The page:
Campaigning dads stage quay protest

Sep 30 2004

By Evening Gazette


A fathers4justice campaigner who staged a rooftop protest at Buckingham Palace, scaled the mast of Hartlepool's HMS Trincomalee.

"Batman" Jason Hatch, 33, and "Robin" David Pyke, 43, climbed the ship's main mast, at the Historic Quay yesterday.

It comes days after the protest group pulled a similar stunt at Middlesbrough's Transporter Bridge.

Mr Hatch, of Cheltenham, was recently arrested at Buckingham Palace after staging a similar protest there.

Speaking from the crow's nest, Mr Hatch said: "We had to climb the rigging to get up here which was scary as it is a very old ship."

Shortly after 5pm the two men climbed down and were arrested.

The group's election agent, Paul Morgan, said scuffles broke out as the men tried to stage a sit-down protest.

Mr Morgan said: "They came down on the basis that if they came down within the confines of the historic quay they would not be arrested. When they realised this was not going to happen there was a sit-down protest."

A spokesman at Cleveland Police said the two protesters, who were part of a 20-strong group, were taken to Hartlepool police station and questioned.

They were later released on police bail and will reappear at the police station on October 22.

The final effort

Batman sails along Hartlepool's Victoria Road, megaphone in hand.

The fact that he's standing up through the sunroof of his campaign car and possibly breaking the law doesn't seem to bother him.

Perhaps he's banking on the police being more concerned with his fellow Fathers4Justice campaigners camped out high in the rigging of HMS Trincomalee.

A few hundred yards away, outside the Middleton Grange shopping centre, an anarchist in a Tony Blair mask hands out leaflets.

New Labour's open-top battle bus is doing regular circuits of the town centre, but the candidate is nowhere to be seen.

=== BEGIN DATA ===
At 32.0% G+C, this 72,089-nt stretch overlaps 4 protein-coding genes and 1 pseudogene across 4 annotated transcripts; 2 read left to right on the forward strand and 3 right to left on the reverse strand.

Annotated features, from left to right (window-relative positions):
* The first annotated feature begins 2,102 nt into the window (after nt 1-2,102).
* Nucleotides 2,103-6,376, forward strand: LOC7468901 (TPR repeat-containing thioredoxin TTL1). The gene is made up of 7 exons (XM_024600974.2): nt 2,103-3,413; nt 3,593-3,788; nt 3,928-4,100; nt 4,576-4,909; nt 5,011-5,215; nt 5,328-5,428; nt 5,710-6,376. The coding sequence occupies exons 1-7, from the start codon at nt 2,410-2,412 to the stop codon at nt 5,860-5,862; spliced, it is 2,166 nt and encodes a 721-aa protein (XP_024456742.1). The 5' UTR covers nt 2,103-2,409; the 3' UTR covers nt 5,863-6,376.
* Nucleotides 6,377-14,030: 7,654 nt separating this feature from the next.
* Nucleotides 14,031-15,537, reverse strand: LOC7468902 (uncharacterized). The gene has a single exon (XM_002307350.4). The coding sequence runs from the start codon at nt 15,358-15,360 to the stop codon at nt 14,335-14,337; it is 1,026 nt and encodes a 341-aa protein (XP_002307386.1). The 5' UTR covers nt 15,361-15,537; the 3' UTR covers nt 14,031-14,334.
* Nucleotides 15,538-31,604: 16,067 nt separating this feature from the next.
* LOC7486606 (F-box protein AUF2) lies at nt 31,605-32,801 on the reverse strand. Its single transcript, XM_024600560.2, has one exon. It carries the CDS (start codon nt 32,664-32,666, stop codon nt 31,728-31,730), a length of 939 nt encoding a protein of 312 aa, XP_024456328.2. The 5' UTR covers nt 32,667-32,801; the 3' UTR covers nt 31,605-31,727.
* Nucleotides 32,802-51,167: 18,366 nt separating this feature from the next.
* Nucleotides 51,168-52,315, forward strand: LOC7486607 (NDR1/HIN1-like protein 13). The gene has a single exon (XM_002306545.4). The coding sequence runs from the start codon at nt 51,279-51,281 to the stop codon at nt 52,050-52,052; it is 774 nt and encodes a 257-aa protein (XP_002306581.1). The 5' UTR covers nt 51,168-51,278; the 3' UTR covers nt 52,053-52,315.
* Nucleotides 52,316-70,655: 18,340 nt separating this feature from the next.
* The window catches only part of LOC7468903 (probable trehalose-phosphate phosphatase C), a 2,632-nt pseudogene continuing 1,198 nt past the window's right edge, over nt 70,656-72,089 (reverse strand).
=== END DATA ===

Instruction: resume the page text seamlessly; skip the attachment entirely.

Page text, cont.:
It's Wednesday - the last full day of a long and bruising campaign for the seat vacated by Peter Mandelson - and the signs of fatigue are starting to show.

Polling stations across the town close at 10pm tonight and representatives of some 70 media organisations are expected to descend on the count at the Mill House leisure centre.

Polls suggest this is a two-way shoot-out between Labour's Iain Wright and the Lib Dems' bright young thing, barrister Jody Dunn, with Labour's 14,000-plus majority expected to take, at the very least, a severe battering.

Then there's the sideshow of the Conservatives facing the possible humiliation of being bumped into fourth spot by the UK Independence Party.

UKIP candidate Stephen Allison, decked out in UKIP tie and -sign lapel badge, is bullish: "I've yet to speak to anyone who isn't going to vote for me.

"I've been finding on the doorsteps that Europe is actually a big issue for people once you get them past the local issues."

It certainly seems to have convinced 86-year-old William Smith, from Greatham, who predicts a win for the UKIP.

"I'm fed up with all the politicians - they talk a lot and say nowt and I don't trust them," he says.

Of course local issues have been a prominent feature of most of the candidates' campaigns - the campaign to save the hospital (regardless of whether it's actually under threat), the Ghost Ships and law and order.

There's been squabbling over who's the most "local" candidate - Jody Dunn apparently lives near Darlington but now has a flat in Hartlepool - and mutterings of dark Labour Party machinations - one local figure has suggested Iain Wright won't be the town's candidate at the next General Election regardless of today's result.

The nine-week campaign has also seen its fair share of what passes for "glamour" in the world of the by-election.

Jody Dunn has welcomed party leader Charles Kennedy to the town four times, and Iain Wright's campaign has delighted in visits from a number of Labour big guns and, for light relief, Vera Duckworth from Corrie.

Outside the Lib Dems' York Road HQ the big red bus - still apparently without the main man - goes past again, as Jody Dunn's team loads up their party's big yellow taxi with a batch of bright orange roadside signs.

Don Foster, the party's media, culture and sport spokesman, is upbeat: "The prospects are very good indeed and there's been a real upsurge in support in the last few days."

But then again, in a town which elected a football mascot to office, nothing is certain until the very last vote has been counted.

* Full candidate list: Edward Abrams (English Democrats), Stephen Allison (UK Independence Party), Philip Berriman (independent), John Anthony Bloom (Respect), Ronnie Carroll (independent), Jody Dunn (Liberal Democrats), Paul Michael Watson (Fathers-4-Justice), Christopher Herriot (Socialist Labour Party), Alan "Howling Lord" Hope (The Official Raving Monster Looney Party), Jeremy Peter Middleton (Conservative), Richard Thomas Boycott Rodgers (The Common Good), Iris Ryder (The Green Party), James William Starkey (National Front), and Iain David Wright (Labour).